When you join a temping agency, they may require you to complete some IT tests to demonstrate your skills to potential employers. There are also a huge range of temping agencies: many are for general jobs across London, but others will specialise in certain areas or sectors, so have a look at a few and find out what’s best for you. Use our list of recruitment agencies to find one locally to you.

  1. Go international

If you want a holiday over the summer but also need to work, then combine the two and have a working holiday. Current students have access to GoinGlobal, which is a great resource with jobs boards and advice on approaching the jobs market in a variety of countries.

  1. TEFL and Summer Camps

Doing a TEFL qualification and position is one of the most popular ways to work internationally. TEFL involves teaching English abroad, so have a look at our page on this to find some more basic information. Our Resource Centre in the Saw Swee Hock (SAW) building has books on teaching English abroad if you need to know more.

Working in summer camps can be immensely rewarding. Doing this will give you experience working with children, and you will also gain a range of interpersonal and developmental skills.

These camps run around the world, so they can also be a great way to go abroad and have some fun, as well as gaining essential work experience. Check camps like PGL or Camp Beaumont for more local locations, but also have a look at places like Camp America or Bunac for outside the UK.

  1. Building your own enterprise

If you’ve had an idea for something great that you’ve never been able to explore it properly, then a free summer is the perfect time to start.

LSE Generate is LSE’s dedicated programme for helping students who are thinking of starting their own business. They can help you at any point in this process: whether you’ve just thought of something or if you’ve got some traction and have some buzz already. Email generate@lse.ac.uk and see how they can help you.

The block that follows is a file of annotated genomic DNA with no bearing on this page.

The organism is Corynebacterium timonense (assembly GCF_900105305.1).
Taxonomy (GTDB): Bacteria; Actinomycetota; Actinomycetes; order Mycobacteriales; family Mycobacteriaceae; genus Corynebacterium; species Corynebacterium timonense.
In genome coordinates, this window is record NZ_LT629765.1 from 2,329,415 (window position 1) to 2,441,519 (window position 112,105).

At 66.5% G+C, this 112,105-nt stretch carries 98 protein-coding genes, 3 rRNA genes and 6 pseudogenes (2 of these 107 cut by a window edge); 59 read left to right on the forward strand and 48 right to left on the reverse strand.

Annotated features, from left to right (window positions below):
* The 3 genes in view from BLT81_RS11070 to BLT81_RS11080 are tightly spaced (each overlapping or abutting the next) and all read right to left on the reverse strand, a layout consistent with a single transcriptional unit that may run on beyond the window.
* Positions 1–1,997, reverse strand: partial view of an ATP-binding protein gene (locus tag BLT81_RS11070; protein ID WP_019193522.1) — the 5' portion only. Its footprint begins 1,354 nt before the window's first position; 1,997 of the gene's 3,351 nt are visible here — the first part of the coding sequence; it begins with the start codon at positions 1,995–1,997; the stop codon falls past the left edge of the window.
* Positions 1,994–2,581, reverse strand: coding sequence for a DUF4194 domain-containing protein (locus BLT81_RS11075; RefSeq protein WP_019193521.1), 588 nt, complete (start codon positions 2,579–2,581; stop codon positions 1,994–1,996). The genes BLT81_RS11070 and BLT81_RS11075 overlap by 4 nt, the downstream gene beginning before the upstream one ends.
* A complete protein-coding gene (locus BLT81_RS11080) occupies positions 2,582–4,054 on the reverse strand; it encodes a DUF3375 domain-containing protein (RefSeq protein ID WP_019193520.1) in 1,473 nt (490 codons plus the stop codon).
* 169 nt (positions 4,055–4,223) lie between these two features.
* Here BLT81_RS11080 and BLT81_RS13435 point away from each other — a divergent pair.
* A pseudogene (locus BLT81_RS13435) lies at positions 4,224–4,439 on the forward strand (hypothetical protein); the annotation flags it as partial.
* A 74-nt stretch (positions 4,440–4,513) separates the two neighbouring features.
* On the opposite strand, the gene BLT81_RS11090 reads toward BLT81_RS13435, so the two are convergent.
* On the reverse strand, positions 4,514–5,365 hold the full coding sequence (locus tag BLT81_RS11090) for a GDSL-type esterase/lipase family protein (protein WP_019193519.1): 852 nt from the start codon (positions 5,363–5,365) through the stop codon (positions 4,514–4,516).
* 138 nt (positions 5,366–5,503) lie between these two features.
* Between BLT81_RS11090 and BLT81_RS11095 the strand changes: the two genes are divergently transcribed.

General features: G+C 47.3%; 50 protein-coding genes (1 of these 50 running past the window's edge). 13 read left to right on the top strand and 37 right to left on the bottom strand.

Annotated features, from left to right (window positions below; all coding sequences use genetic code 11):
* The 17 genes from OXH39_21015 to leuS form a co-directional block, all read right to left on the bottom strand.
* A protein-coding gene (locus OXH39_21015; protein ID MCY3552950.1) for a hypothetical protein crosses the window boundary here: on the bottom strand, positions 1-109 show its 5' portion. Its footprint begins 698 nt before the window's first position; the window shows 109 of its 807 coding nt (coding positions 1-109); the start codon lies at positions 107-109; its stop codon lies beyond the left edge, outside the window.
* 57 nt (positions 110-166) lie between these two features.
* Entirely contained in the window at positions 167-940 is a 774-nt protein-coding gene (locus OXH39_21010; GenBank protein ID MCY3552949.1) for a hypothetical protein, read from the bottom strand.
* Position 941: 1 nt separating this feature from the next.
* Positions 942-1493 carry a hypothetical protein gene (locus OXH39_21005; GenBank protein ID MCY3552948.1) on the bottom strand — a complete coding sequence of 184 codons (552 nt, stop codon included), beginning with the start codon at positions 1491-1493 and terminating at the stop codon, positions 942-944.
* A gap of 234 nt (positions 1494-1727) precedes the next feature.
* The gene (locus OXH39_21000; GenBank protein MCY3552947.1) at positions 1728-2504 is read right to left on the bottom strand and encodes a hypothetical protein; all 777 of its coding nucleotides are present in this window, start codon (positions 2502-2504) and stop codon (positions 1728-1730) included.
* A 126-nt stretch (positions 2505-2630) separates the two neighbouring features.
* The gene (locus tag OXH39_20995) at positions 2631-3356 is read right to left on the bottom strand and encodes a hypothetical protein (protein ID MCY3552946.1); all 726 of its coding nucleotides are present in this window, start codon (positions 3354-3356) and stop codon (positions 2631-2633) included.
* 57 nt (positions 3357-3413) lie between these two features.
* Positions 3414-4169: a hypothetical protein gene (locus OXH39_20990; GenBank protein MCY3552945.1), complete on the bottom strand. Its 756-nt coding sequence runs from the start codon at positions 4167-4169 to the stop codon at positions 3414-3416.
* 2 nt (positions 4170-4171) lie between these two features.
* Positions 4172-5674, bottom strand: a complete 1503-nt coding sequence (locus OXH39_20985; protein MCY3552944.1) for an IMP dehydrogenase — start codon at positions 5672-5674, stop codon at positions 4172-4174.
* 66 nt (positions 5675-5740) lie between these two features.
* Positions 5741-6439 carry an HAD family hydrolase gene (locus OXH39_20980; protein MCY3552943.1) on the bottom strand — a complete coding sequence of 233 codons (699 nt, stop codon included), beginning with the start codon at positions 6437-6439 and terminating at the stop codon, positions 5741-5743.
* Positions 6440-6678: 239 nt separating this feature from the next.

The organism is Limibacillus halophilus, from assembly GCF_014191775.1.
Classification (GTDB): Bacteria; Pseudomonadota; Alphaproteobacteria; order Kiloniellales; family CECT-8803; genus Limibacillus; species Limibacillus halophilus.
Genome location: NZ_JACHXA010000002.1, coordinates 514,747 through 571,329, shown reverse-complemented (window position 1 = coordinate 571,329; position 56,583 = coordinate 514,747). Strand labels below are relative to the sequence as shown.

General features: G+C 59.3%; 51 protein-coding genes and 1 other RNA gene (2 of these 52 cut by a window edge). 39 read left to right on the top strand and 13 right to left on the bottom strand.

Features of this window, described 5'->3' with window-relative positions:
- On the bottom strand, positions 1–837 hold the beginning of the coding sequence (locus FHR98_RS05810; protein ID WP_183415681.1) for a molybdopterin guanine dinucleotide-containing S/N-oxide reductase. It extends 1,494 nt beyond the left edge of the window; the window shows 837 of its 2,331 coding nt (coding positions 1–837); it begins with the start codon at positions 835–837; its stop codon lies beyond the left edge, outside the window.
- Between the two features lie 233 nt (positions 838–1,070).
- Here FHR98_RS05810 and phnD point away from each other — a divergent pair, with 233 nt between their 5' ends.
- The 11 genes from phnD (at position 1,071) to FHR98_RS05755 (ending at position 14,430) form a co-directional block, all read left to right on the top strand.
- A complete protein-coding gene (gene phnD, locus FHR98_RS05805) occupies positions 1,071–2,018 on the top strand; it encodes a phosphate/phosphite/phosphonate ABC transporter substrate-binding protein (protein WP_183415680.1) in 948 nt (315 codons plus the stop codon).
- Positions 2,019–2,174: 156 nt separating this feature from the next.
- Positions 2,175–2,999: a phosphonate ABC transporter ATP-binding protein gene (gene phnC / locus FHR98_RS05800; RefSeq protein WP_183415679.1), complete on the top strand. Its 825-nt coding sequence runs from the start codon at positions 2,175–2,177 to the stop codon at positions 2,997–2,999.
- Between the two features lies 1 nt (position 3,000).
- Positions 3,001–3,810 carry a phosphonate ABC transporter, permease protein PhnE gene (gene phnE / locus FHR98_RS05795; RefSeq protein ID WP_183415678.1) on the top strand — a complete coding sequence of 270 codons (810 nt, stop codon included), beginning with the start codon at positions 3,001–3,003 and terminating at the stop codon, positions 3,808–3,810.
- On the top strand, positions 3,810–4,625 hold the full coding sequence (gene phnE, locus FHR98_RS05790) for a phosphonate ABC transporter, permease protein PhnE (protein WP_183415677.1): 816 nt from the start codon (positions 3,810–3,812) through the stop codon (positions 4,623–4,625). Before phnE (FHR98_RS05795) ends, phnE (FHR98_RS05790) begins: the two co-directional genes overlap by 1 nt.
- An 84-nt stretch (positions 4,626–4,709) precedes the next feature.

1. Event stewarding

Event stewarding is amazing for all kinds of experiences. This can be a good way to gain more skills, but you’ll also get to go to the event that you steward without the cost. In the case of the many festivals that happen around summer, it can mean a free ticket for a whole weekend that could save you a lot of money.

Stewarding gives you great experience of working in a team and dealing with difficult situations and is also a good opportunity to build on your assertiveness skills. There are several specialist websites for these jobs, such as e4s and Showsec, but you can also find these jobs on more general sites like Indeed.

  1. Preparing for your next year of university

If you haven’t completed your degree, or you are going on to further study, the summer is a great time to get ahead.

This might include researching deadlines for internships or graduate roles; carrying out a skills audit to reflect on your current competencies and areas you wish to develop next year; updating your CV or LinkedIn profile with experiences from the past year; or reaching out LSE alumni for informational interview to help you explore your future career ambitions.

Hopefully this has inspired you to make the most of your summer. If you need any additional support with identifying or applying for opportunities, you can book a one-to-one appointment with one of our Careers Consultants through CareerHub – just click on ‘Appointments’.